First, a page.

Barks and yelps echoed throughout the parking lot of Congregation Agudas Israel. Animals from all over gathered in honor of the congregation’s bark-mitzvah and meow-mitzvah. Although the event honored cats and dogs, a majority of the animals in attendance were dogs.
Last Sunday was the congregation’s first annual blessing of the animals. In addition, the event was the first Jewish blessing of the animals in Newburgh.
Provided at the event were various refreshments at no cost for pets and owners alike. Still, attendees were given the opportunity to donate. Although the event was Jewish in nature, individuals of all faiths were welcome. According to Mimica Hyman, a member of the congregation, the refreshments were free “so people don’t restrict themselves from getting a blessing.”
The event was organized and thought of by Hyman. “Everybody came together,” happily exclaimed Hyman. “The Rabbi’s blessing the animals, because animals are really a part of our life.”
“I think if any of the dogs want a bagel, it’s their right. It’s their bark-mitzvah,” declared Rabbi Jacob Rosner, as attendees responded with laughter.
One by one, dogs of all sizes and breeds approached Rosner to be blessed. The blessing coincided with the congregation’s reading of the story of Noah’s Ark.
“Noah was not just, save humanity,” said Rosner. “He saved the animals as well.” Rosner emphasized that the story teaches the importance of valuing and honoring animals. “So, I always think of Noah as a zookeeper.”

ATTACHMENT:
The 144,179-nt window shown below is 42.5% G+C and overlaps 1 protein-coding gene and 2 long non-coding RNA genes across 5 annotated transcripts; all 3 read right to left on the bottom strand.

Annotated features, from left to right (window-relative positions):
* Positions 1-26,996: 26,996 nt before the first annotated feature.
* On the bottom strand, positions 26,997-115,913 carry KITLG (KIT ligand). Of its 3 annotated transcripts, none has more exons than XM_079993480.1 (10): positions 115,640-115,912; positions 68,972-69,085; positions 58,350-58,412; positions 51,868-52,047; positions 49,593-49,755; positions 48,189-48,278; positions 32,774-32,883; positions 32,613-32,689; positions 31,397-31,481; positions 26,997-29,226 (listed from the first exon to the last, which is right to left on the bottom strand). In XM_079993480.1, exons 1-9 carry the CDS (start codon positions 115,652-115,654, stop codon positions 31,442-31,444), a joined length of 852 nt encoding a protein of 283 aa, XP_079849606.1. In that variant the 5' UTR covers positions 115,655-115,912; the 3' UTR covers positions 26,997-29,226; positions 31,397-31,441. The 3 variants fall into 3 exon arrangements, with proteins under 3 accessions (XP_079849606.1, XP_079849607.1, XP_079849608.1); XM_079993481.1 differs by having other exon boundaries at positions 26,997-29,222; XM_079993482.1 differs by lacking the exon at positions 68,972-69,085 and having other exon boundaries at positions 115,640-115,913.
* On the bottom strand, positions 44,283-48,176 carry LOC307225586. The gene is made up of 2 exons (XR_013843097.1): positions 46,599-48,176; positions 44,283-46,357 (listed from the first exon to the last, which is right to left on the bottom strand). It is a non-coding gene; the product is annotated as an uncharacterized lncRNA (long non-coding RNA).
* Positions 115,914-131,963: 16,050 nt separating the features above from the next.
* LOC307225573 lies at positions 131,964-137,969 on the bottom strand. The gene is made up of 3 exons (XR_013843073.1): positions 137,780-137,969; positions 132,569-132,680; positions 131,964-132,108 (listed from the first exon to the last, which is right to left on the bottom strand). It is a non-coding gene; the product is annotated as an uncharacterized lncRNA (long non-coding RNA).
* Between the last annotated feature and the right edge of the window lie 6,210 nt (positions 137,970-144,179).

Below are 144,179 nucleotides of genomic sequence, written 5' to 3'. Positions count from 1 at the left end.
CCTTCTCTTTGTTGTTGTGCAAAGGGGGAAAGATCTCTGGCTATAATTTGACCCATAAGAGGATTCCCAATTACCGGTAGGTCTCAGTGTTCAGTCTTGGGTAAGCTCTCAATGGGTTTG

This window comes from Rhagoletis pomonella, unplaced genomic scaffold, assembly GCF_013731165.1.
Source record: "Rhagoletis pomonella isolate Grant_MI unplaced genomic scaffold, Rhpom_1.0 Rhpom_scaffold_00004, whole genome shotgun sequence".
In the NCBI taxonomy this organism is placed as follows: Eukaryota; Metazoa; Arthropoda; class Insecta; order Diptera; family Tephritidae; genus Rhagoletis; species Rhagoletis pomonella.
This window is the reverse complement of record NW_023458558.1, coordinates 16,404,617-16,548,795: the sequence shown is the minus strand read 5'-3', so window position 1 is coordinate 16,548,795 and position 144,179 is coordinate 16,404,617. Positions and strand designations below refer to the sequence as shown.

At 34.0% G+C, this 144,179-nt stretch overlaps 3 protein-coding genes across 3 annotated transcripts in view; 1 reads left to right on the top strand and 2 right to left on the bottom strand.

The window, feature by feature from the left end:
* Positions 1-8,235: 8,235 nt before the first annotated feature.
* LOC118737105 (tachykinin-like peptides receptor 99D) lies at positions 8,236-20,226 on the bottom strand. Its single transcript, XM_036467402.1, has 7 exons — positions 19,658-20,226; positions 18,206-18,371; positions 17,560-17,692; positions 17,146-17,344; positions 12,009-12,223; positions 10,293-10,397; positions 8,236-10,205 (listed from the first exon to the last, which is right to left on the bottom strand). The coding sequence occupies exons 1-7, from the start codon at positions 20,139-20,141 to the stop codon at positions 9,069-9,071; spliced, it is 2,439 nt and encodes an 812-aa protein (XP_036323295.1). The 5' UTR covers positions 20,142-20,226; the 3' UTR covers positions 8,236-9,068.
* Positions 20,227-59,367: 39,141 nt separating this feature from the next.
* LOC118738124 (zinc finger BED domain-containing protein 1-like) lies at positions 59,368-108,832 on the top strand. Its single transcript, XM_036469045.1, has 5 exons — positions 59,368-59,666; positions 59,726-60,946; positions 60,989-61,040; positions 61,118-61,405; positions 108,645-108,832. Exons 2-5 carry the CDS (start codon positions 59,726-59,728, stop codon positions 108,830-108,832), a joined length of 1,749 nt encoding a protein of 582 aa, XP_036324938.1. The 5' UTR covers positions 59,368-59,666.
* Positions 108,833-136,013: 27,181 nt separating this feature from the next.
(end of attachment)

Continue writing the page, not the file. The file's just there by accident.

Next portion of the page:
“Animals are really important to people’s spiritual health,” said Rosner. “To people’s mental health, especially people who are alone. They bring great joy to people’s hearts, and give people the opportunity to do great things.”
Rosner also perceives the event as an opportunity to teach about animal rights. “The rabbis make the idea of being cruel to animals as a very grave sin,” said Rosner.
“According to the Talmud. So, this is an opportunity to teach about what Judaism has to say about the righteous treatment of animals.”
Rosner said that the event isn’t too different from the Catholic Church’s Blessing of the Animals. He emphasized that all religions share similarities rooted in the desires for peace and love. “One of the things that I love about religion is that there’s more that we have in common than in difference.” said Rosner. “What God wants from us is compassion and love, not terror.”
Note: In the print edition, Rosner's name was misspelled as Razoner.